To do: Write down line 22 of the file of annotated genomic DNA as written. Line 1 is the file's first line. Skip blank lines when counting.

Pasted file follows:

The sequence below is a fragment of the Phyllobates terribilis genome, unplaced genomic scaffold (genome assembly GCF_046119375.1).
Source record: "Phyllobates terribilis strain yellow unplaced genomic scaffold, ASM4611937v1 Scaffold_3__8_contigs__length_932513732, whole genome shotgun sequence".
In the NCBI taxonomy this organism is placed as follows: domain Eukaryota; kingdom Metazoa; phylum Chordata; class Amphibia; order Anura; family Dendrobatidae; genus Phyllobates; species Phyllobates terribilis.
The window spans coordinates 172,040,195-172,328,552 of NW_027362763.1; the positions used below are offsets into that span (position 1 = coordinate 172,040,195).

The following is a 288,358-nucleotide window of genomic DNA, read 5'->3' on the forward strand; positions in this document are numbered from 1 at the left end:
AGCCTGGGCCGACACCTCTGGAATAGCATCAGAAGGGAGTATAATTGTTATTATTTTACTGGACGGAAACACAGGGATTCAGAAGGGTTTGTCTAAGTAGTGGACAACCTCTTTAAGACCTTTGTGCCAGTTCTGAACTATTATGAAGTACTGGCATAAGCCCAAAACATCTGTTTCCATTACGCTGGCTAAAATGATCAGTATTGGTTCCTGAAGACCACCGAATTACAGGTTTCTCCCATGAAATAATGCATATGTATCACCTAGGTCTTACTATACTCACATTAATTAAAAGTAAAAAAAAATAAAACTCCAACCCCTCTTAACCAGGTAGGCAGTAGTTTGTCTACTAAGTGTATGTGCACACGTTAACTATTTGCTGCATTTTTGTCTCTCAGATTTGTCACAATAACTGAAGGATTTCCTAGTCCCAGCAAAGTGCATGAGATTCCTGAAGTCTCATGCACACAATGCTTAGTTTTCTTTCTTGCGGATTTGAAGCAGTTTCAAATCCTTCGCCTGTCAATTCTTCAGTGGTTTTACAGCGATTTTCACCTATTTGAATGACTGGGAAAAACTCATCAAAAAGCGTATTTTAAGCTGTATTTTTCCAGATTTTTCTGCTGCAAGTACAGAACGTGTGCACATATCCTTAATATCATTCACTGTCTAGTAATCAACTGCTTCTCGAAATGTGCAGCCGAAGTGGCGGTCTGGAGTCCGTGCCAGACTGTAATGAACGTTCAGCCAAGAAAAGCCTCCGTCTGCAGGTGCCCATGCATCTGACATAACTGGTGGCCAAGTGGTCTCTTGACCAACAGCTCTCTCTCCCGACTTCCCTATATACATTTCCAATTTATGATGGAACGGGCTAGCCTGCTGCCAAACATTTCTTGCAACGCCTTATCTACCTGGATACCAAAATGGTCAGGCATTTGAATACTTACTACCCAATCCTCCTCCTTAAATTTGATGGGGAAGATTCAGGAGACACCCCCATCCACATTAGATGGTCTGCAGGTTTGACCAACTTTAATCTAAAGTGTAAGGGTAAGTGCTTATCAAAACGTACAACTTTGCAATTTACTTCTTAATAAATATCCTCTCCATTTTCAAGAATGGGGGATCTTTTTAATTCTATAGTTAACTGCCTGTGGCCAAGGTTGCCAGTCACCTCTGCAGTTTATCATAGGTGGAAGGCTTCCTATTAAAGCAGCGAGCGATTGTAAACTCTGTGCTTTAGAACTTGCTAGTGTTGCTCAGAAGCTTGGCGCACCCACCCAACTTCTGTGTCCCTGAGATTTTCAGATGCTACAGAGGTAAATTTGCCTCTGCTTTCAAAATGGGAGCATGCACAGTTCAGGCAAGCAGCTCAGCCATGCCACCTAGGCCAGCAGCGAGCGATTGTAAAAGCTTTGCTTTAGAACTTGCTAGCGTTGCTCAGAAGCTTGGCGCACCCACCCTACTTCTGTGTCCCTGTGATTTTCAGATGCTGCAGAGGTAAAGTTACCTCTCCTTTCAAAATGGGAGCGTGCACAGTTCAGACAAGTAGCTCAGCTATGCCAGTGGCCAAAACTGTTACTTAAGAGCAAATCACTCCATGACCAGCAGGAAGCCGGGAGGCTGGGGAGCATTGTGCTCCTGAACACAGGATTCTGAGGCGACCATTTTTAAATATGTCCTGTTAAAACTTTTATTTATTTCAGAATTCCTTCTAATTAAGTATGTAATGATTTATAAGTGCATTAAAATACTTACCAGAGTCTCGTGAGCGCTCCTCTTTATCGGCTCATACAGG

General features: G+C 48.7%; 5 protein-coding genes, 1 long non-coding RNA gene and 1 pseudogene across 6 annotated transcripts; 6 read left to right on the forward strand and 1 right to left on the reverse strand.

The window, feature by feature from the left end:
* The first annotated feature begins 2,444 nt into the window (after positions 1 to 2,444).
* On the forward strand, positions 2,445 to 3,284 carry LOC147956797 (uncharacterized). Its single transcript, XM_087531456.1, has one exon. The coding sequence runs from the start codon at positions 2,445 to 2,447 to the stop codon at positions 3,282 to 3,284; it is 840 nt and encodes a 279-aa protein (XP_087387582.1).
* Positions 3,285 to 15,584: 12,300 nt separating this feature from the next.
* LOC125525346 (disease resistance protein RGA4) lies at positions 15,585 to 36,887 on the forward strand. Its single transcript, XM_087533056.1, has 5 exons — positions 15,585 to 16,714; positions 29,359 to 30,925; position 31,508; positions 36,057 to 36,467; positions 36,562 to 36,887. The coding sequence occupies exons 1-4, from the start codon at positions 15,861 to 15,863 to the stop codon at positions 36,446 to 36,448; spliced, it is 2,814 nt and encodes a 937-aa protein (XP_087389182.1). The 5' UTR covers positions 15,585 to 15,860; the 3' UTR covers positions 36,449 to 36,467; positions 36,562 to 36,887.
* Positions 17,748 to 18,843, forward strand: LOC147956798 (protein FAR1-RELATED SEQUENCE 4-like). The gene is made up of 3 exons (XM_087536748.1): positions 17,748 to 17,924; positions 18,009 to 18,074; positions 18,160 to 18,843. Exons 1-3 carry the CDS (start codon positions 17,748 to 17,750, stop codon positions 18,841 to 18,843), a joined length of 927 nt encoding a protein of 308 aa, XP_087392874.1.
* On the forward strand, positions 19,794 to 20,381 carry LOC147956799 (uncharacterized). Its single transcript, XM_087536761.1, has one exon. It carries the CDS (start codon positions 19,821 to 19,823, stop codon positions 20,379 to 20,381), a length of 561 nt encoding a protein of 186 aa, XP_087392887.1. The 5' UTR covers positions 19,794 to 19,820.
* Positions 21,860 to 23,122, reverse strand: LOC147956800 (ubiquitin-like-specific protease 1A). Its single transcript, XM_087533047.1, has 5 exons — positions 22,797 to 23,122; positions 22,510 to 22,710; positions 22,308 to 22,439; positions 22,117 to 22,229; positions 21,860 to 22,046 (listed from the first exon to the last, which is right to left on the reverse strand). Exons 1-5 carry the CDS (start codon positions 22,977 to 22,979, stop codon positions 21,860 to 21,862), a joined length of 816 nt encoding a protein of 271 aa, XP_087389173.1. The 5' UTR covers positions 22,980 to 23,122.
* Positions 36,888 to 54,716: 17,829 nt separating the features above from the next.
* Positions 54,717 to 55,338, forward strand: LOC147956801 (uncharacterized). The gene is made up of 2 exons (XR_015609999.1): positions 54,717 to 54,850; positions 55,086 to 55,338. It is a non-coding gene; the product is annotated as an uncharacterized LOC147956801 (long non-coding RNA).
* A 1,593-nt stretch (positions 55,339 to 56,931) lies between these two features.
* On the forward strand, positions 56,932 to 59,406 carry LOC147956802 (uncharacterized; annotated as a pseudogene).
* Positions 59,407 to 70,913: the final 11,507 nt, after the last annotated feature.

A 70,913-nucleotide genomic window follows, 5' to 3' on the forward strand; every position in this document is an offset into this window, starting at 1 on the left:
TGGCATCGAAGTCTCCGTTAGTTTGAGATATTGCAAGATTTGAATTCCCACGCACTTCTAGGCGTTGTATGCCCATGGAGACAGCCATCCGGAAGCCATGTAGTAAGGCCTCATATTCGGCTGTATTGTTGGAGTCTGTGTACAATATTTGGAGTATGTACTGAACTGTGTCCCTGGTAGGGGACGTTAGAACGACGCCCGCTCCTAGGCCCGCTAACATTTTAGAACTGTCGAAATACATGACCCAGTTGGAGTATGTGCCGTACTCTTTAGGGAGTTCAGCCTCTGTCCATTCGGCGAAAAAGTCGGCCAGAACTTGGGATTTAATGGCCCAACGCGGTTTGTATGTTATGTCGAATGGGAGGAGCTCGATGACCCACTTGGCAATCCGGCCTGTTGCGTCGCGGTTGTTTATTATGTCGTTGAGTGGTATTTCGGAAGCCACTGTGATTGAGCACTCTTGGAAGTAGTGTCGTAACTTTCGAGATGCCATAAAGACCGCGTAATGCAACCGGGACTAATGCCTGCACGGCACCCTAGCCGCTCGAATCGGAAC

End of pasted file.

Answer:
TGGCATCGAAGTCTCCGTTAGTTTGAGATATTGCAAGATTTGAATTCCCACGCACTTCTAGGCGTTGTATGCCCATGGAGACAGCCATCCGGAAGCCATGTAGTAAGGCCTCATATTCGGCTGTATTGTTGGAGTCTGTGTACAATATTTGGAGTATGTACTGAACTGTGTCCCTGGTAGGGGACGTTAGAACGACGCCCGCTCCTAGGCCCGCTAACATTTTAGAACTGTCGAAATACATGACCCAGTTGGAGTATGTGCCGTACTCTTTAGGGAGTTCAGCCTCTGTCCATTCGGCGAAAAAGTCGGCCAGAACTTGGGATTTAATGGCCCAACGCGGTTTGTATGTTATGTCGAATGGGAGGAGCTCGATGACCCACTTGGCAATCCGGCCTGTTGCGTCGCGGTTGTTTATTATGTCGTTGAGTGGTATTTCGGAAGCCACTGTGATTGAGCACTCTTGGAAGTAGTGTCGTAACTTTCGAGATGCCATAAAGACCGCGTAATGCAACCGGGACTAATGCCTGCACGGCACCCTAGCCGCTCGAATCGGAAC